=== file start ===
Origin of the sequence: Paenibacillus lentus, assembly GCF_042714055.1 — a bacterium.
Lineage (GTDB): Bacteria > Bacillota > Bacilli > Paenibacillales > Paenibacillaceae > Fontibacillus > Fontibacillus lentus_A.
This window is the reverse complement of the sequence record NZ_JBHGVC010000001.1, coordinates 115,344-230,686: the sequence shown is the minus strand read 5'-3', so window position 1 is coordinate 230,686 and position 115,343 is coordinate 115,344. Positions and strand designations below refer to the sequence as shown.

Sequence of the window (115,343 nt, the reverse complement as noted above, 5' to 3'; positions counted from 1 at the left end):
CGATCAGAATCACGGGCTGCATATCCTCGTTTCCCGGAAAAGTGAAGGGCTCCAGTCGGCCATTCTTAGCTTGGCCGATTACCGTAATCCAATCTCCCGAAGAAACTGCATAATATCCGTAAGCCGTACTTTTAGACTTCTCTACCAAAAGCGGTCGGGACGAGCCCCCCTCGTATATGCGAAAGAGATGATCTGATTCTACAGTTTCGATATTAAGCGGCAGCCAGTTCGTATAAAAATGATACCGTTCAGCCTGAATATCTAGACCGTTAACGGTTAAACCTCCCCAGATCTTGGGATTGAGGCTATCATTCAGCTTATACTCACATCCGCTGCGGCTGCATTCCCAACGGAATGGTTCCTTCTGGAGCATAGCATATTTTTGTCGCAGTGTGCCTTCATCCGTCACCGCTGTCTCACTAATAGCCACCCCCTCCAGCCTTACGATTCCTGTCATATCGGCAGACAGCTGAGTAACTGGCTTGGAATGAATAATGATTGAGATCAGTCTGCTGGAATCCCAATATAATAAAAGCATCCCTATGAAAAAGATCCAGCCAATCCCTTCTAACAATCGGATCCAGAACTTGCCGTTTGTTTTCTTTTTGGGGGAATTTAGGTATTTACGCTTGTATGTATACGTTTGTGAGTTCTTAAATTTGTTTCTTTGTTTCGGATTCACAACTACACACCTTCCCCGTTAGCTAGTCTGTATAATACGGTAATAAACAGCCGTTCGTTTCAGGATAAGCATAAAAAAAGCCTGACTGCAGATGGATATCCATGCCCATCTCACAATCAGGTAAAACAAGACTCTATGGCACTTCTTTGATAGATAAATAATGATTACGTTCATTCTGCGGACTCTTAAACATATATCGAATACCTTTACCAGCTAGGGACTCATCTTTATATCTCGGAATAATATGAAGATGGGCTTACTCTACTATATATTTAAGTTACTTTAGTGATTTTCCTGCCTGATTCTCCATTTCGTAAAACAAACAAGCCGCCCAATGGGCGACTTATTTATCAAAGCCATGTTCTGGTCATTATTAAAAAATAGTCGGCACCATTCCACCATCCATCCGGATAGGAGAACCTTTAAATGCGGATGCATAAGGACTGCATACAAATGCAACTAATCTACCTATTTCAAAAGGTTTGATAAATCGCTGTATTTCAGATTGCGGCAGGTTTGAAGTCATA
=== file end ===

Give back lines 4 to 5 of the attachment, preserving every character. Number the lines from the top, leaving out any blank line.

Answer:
Sequence of the window (115,343 nt, the reverse complement as noted above, 5' to 3'; positions counted from 1 at the left end):
CGATCAGAATCACGGGCTGCATATCCTCGTTTCCCGGAAAAGTGAAGGGCTCCAGTCGGCCATTCTTAGCTTGGCCGATTACCGTAATCCAATCTCCCGAAGAAACTGCATAATATCCGTAAGCCGTACTTTTAGACTTCTCTACCAAAAGCGGTCGGGACGAGCCCCCCTCGTATATGCGAAAGAGATGATCTGATTCTACAGTTTCGATATTAAGCGGCAGCCAGTTCGTATAAAAATGATACCGTTCAGCCTGAATATCTAGACCGTTAACGGTTAAACCTCCCCAGATCTTGGGATTGAGGCTATCATTCAGCTTATACTCACATCCGCTGCGGCTGCATTCCCAACGGAATGGTTCCTTCTGGAGCATAGCATATTTTTGTCGCAGTGTGCCTTCATCCGTCACCGCTGTCTCACTAATAGCCACCCCCTCCAGCCTTACGATTCCTGTCATATCGGCAGACAGCTGAGTAACTGGCTTGGAATGAATAATGATTGAGATCAGTCTGCTGGAATCCCAATATAATAAAAGCATCCCTATGAAAAAGATCCAGCCAATCCCTTCTAACAATCGGATCCAGAACTTGCCGTTTGTTTTCTTTTTGGGGGAATTTAGGTATTTACGCTTGTATGTATACGTTTGTGAGTTCTTAAATTTGTTTCTTTGTTTCGGATTCACAACTACACACCTTCCCCGTTAGCTAGTCTGTATAATACGGTAATAAACAGCCGTTCGTTTCAGGATAAGCATAAAAAAAGCCTGACTGCAGATGGATATCCATGCCCATCTCACAATCAGGTAAAACAAGACTCTATGGCACTTCTTTGATAGATAAATAATGATTACGTTCATTCTGCGGACTCTTAAACATATATCGAATACCTTTACCAGCTAGGGACTCATCTTTATATCTCGGAATAATATGAAGATGGGCTTACTCTACTATATATTTAAGTTACTTTAGTGATTTTCCTGCCTGATTCTCCATTTCGTAAAACAAACAAGCCGCCCAATGGGCGACTTATTTATCAAAGCCATGTTCTGGTCATTATTAAAAAATAGTCGGCACCATTCCACCATCCATCCGGATAGGAGAACCTTTAAATGCGGATGCATAAGGACTGCATACAAATGCAACTAATCTACCTATTTCAAAAGGTTTGATAAATCGCTGTATTTCAGATTGCGGCAGGTTTGAAGTCATA